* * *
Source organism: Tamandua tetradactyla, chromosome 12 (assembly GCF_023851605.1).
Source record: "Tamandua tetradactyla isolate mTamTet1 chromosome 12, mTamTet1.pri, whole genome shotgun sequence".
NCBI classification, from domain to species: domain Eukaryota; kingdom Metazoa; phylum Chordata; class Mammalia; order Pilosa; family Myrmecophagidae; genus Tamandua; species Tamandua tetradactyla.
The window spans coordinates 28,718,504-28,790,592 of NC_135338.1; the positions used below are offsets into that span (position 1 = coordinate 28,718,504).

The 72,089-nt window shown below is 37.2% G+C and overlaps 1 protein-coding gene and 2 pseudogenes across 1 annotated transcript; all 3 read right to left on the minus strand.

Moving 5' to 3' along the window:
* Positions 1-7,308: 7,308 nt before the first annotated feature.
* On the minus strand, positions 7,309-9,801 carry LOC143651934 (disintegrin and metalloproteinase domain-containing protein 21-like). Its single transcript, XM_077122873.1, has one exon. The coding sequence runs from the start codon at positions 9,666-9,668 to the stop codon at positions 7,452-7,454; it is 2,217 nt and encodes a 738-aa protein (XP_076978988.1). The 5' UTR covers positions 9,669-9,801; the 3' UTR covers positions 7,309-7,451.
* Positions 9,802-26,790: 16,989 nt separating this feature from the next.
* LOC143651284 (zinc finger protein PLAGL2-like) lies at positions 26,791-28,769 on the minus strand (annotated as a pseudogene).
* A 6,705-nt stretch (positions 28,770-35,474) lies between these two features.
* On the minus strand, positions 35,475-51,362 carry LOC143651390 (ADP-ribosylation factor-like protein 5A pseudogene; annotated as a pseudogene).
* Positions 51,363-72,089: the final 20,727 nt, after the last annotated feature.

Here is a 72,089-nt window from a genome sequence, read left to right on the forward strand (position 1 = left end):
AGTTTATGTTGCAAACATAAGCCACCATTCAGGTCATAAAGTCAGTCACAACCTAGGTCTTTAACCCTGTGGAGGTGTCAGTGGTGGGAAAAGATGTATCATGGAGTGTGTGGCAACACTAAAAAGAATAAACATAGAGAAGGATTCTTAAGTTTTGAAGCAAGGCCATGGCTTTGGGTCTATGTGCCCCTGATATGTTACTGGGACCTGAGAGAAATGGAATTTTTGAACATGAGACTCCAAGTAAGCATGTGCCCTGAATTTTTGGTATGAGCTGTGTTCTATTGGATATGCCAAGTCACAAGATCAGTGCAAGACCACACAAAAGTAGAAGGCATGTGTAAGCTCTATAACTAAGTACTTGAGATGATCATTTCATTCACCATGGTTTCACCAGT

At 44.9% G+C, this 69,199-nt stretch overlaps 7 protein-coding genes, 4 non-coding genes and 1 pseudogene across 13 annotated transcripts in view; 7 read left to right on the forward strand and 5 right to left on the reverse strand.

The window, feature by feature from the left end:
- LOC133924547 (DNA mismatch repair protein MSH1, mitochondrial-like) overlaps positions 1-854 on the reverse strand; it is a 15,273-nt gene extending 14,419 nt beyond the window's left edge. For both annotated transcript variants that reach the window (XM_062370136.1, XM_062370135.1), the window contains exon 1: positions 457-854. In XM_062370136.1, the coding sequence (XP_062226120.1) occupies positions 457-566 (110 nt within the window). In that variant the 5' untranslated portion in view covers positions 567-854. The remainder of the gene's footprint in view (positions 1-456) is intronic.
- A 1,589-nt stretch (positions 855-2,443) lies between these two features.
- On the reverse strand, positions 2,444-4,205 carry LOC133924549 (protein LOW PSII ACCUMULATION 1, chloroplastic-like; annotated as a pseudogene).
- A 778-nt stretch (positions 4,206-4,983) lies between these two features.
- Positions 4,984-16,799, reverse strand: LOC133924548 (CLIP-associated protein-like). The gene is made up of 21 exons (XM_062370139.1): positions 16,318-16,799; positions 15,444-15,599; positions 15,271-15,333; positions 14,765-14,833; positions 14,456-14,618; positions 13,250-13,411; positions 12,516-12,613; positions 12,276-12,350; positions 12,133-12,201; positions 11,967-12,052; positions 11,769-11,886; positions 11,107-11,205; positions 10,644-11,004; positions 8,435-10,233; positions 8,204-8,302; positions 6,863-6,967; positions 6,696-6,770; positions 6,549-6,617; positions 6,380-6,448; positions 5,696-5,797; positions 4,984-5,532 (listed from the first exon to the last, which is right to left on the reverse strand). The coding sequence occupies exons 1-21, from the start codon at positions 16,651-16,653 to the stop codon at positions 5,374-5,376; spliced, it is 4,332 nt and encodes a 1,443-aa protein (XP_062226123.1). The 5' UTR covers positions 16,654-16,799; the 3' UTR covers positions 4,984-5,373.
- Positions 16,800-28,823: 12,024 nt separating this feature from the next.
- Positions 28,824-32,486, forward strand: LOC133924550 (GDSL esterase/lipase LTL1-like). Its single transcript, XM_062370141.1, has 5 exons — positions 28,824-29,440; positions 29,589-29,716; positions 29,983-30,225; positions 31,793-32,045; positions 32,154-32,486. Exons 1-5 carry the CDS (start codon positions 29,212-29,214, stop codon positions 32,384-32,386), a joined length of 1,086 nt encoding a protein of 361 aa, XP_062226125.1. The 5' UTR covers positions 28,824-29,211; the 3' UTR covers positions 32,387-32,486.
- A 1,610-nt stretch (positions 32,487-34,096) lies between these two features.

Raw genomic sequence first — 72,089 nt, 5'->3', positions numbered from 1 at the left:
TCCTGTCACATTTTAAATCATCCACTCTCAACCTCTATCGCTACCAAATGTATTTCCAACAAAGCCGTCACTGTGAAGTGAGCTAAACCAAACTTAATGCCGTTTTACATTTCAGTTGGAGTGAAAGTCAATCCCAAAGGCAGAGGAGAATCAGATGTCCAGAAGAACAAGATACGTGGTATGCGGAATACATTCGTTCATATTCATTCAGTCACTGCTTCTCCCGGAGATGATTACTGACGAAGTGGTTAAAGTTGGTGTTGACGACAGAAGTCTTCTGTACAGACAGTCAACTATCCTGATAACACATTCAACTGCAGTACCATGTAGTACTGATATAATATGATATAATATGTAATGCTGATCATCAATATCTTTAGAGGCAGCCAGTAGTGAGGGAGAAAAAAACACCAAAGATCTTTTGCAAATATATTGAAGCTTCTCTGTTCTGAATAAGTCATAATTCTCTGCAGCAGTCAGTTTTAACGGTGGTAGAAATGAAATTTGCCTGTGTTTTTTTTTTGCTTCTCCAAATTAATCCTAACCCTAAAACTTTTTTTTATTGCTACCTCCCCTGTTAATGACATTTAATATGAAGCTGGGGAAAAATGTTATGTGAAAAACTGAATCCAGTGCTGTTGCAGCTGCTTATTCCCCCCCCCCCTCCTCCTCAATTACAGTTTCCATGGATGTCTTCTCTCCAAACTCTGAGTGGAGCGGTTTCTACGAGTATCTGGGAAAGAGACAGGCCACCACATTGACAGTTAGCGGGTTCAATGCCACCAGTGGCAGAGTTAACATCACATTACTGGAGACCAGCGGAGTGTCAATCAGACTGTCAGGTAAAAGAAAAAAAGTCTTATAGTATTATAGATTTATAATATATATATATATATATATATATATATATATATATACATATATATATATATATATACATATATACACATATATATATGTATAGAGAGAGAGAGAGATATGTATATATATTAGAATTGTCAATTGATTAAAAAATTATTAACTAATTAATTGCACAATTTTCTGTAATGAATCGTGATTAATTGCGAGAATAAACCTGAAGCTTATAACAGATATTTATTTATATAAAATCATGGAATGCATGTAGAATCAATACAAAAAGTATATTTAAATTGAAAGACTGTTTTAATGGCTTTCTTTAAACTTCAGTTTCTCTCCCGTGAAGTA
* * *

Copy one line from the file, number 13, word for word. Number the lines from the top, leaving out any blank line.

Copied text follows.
* Positions 51,363-72,089: the final 20,727 nt, after the last annotated feature.